Why DIY indie music doesn’t work (for most musicians) – Part 4

Last week I have talked about the DIY music dream that has become the main driver for this industry where artists “control” their art, but are still making less money than the salesman in Guitar Center that sold them their shiny guitar. Did anyone stop for a moment to ask WHY? I know that many DIY indie artists are still holding on to their dream – just a few more shows, just a few more songs on You Tube, just one more independent album release, and someone will finally notice me… But I see a lot of problems lying underneath that prevent most of them to get noticed by anyone except their friends and family.

What is the problem definition?

I say that there are too many tools, but not as much knowledge of the tools.

I say that there are too many options, but not enough focus.

I say that there are too many musicians, but not enough self awareness.

I say that there are too many independent artists, but not enough communities.

I say that there are too many ideas, but not enough good taste to choose the good ones.

I say that there are too many songs, but not enough diversity.

I say that there is unique music, but it is not sincere enough for listeners to connect to.

I say that there is just enough passion, but not enough devotion.

I say that Alternative indie music is a niche, but with more artists than there are listeners.

Everybody speaks about marketing, but no one speaks about the music!!!

There are numerous people on the net writing articles and offer consulting about how to make it in the business as an indie DIY artist. Most of them are just indie artists that have tried to make it for years and finally realized that they can at least make some money consulting other indie artists, until they start making money with their own music. They stress the importance of marketing and PR, as well as building and developing a brand.

They’re all talking about “honing your craft”, “improving your music”, “making better music”, “becoming better at songwriting” as an important step on the way to success. None of them explain how.

Steve Albini, one of the most influential producers of the 1990’s once said about the “new music industry (in the digital era)”: “I think it’ll be one of those signifying trends that when we listen to music from this period, people will be able to pick those records out and laugh at them because they followed all the conventions of the day. The way digital recording has changed the way records are made has created this whole new vocabulary of clichés that is scaring music really badly. But I think it’s a fad. People will go back to making records in studios when people get tired of making records in their practice rooms. There is a big inflation in the number of people making records and a big dilution in the quality of the recording. That will play itself out, and it will stabilize again. It’s exactly the same way as in the 80’s, when everyone was using drum machines and drummers were looking for work. It looked like it was the beginning of the end, but that played itself out, and things got back to normal. It’s the same thing with this”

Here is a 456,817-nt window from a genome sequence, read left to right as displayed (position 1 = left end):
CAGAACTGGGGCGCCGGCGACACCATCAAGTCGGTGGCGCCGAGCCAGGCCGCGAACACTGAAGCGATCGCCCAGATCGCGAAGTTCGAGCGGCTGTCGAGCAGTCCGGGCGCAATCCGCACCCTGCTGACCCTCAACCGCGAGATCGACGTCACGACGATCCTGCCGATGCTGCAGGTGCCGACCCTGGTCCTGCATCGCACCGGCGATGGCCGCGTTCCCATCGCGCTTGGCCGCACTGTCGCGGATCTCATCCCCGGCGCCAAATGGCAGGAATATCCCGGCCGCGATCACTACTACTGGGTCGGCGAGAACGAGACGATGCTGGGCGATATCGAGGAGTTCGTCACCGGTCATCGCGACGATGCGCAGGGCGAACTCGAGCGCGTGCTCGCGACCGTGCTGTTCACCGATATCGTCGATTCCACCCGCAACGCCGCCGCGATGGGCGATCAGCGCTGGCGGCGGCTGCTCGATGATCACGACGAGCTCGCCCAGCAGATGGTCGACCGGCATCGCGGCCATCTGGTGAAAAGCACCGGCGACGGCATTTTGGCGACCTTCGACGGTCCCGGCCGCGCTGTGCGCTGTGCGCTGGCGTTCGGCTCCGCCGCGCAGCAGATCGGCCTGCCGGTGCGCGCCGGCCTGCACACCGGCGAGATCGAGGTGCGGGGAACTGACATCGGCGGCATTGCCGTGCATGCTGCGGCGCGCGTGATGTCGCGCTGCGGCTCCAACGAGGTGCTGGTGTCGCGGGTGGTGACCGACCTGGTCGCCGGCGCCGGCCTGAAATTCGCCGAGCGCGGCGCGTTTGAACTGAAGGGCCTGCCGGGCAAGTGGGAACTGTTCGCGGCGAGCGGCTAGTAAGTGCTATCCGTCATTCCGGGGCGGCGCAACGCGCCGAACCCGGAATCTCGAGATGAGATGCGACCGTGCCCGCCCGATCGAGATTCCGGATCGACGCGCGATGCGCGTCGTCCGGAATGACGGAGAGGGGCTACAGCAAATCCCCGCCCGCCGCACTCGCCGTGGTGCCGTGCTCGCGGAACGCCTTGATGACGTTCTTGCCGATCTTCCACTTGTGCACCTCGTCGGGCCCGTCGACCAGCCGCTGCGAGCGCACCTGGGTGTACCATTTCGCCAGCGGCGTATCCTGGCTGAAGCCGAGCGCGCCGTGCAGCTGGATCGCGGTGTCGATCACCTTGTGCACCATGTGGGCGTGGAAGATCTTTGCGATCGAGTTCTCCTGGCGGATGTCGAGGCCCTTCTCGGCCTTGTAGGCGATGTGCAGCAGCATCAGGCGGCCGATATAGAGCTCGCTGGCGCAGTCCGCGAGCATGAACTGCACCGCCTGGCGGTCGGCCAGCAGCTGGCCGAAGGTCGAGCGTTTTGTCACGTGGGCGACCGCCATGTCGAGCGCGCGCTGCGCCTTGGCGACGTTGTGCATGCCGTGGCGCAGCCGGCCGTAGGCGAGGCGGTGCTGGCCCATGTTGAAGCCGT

How would it play itself out without anyone even doing something about it?

In my opinion, since Steve said these inspiring words, things have gotten even worse. It’s not just drummers being replaced by drum machines, but a whole different playground, where, according to what he said in another interview: “You end up with a pretty good description of what’s annoying about New York is that it’s full of people whose self-image just ever-so-slightly outstrips their ability”. Unfortunately, it’s not just New York. When the artist is also the band, producer, engineer, manager, publisher, PR person, booking agent, and record label, there is no one there to really criticize the music. Except for the music listeners. And they are the best music critics. They just don’t show up at the club. They don’t care about the shows anymore. Most artists today do not have any values according to which they can honestly criticize their work, and judge when their music is ready to hit the market. So they release their 3rd album on Bandcamp, innocently believing that now someone will listen. But no one wants to listen anymore. Everybody wants Lady Gaga.

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